Except it was a lot harder than it needed to be.
The organized cook checks the recipe first and makes sure he has all the ingredients. It's a lot easier to make a run to the store now than when the sauce is cooking and you discover you don't have something.
Next, the organized cook lays out all the hardware: the pans, spoons, knives, bowls, boards, cups, openers, etc. are all placed within easy reach. Then the ingredients are all gathered together and similarly placed in easy reach. Open all the cans, measure out all the liquid and dry ingredients and place them in handy prep bowls or containers. Chop up the vegetables and put them in prep bowls or containers. Now, you just assemble the prepared ingredients into the prepared cookware and you're done.
That's the way the big time TV chefs do it, baby. You don't see them running back to the fridge for a forgotten carrot, or hunting for the oregano, now do you? Nope. A whole bunch of people in the prep kitchen make sure that everything is laid out and ready before the host chef ever smiles at the camera. That's why it looks so easy on TV. Emeril might be the one to “bam!” his way through the recipe, but there's a lot of folks working off camera to make sure that his mise en place is set up the way he needs it.
Now, for me – and for a lot of other chefs and cooks – mise en place doesn't just apply to the active cooking stage. Everything had a place when you started. It needs to go back there when you're done so it's ready for the next time.
Honestly, I cannot fathom how some people function in kitchens that are disorganized to begin with with and wind up looking like war zones by the time the meal is cooked. I am acquainted with several people who just throw things into drawers and cabinets without regard to what goes with what. Mixing bowls live with canned goods, plastic wrap resides with frying pans, silverware inhabits two or three separate drawers. Yeesh! People, the department stores are full of nifty organizers to help you put your kitchen together more efficiently. If I had to go on safari every time I needed a measuring spoon, I'd probably get sick of cooking, too.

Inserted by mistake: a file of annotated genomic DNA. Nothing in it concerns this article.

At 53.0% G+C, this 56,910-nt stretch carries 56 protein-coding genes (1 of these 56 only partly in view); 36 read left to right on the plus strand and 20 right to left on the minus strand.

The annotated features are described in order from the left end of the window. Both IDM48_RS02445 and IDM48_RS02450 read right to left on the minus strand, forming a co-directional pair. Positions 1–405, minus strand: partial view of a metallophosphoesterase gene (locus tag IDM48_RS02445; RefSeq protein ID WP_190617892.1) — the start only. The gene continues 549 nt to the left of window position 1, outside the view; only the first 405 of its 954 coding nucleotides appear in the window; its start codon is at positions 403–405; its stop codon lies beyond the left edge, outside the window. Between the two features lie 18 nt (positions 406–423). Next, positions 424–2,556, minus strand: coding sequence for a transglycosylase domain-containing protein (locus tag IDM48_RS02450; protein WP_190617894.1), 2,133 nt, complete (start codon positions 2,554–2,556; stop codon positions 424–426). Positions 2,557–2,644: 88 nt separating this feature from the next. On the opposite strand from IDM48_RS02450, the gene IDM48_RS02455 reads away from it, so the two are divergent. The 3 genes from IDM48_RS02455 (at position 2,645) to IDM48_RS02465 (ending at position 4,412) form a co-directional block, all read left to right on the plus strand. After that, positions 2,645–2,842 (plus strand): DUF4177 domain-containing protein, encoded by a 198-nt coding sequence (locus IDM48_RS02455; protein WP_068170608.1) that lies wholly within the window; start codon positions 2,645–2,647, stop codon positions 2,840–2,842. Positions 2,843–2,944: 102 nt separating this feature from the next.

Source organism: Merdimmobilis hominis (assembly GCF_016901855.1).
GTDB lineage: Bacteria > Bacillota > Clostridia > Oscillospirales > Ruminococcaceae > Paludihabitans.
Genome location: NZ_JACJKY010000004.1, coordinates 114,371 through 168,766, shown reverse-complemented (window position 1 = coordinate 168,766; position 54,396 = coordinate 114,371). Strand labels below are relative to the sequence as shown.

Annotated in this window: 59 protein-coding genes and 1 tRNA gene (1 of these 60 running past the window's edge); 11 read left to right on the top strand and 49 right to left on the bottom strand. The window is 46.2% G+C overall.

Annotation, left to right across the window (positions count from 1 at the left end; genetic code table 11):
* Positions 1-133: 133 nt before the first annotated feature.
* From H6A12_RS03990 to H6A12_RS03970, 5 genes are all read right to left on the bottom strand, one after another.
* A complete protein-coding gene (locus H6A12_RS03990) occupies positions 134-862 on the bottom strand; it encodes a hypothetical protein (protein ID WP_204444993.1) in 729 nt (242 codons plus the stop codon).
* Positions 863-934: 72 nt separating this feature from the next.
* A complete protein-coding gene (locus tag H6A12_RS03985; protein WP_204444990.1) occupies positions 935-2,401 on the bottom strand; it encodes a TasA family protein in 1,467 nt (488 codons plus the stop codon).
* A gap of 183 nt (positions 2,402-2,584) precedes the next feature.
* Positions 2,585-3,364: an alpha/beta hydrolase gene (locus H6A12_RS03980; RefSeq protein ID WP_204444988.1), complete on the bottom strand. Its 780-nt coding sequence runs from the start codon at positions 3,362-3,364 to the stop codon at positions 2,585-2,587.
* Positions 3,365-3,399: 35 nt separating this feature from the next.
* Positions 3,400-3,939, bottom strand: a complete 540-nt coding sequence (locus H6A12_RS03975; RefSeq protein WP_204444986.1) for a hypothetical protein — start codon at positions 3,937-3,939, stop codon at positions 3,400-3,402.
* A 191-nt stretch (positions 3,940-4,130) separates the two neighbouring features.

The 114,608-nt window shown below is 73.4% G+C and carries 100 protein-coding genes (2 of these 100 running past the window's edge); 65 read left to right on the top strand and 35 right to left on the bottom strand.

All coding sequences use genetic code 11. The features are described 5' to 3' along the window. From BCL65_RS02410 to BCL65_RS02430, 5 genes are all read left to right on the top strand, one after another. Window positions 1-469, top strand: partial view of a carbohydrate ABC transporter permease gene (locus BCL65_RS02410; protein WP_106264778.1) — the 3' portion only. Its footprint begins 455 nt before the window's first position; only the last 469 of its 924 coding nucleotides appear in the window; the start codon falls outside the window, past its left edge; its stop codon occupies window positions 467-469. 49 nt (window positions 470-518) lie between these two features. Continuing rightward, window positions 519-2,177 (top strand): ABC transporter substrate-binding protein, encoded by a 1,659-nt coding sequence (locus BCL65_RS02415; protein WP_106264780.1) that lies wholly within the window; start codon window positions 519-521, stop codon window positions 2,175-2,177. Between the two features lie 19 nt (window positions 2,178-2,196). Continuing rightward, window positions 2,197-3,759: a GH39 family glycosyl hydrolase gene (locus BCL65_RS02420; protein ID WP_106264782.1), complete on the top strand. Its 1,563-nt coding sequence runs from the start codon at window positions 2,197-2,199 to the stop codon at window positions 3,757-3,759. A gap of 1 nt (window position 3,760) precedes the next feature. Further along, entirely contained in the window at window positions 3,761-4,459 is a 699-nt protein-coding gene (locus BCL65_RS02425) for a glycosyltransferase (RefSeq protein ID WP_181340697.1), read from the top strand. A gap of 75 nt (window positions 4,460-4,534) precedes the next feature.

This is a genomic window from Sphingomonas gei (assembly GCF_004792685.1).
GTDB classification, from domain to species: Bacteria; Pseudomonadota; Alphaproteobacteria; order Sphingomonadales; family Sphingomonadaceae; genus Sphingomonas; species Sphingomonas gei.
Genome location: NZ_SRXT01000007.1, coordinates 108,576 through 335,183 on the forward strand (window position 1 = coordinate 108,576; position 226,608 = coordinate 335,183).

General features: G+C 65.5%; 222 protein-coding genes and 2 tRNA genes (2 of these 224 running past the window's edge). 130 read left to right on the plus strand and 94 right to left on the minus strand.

And then there are the people who employ every dish in the kitchen in the preparation of a meal and just stack all the used cookware in tremendous piles. I kid you not, I once knew a woman who stacked her dirty dishes on the floor when she ran out of sink and counter space. I don't have to tell you how nasty that is, do I? And then these people survey the nightmare they've created in the simple preparation of a pot of spaghetti and wail about what a chore cooking is! Please!
Part of my mise en place involves being organized to start with and cleaning up as I go. My drawers, cabinets, and countertops are neat and organized and I know where everything is. I don't have baked on messes on my cooktop because if something spills or boils over while I'm cooking, I clean it up on the spot. I keep a sink full of hot, soapy water on hand as I'm preparing dishes and as I use a pan or a bowl or a utensil, I wash it and put it away. The stand mixer and the food processor get cleaned and put back in their corner as soon as I'm through with them. When I finish preparing a four-course meal, my sink, countertops, and stovetop don't look much different than when I started. A place for everything and everything in its place.
Mise en place – “put in place.” If you make it the beginning and the end of your time in the kitchen,
cooking will never again seem like such a dreadful chore.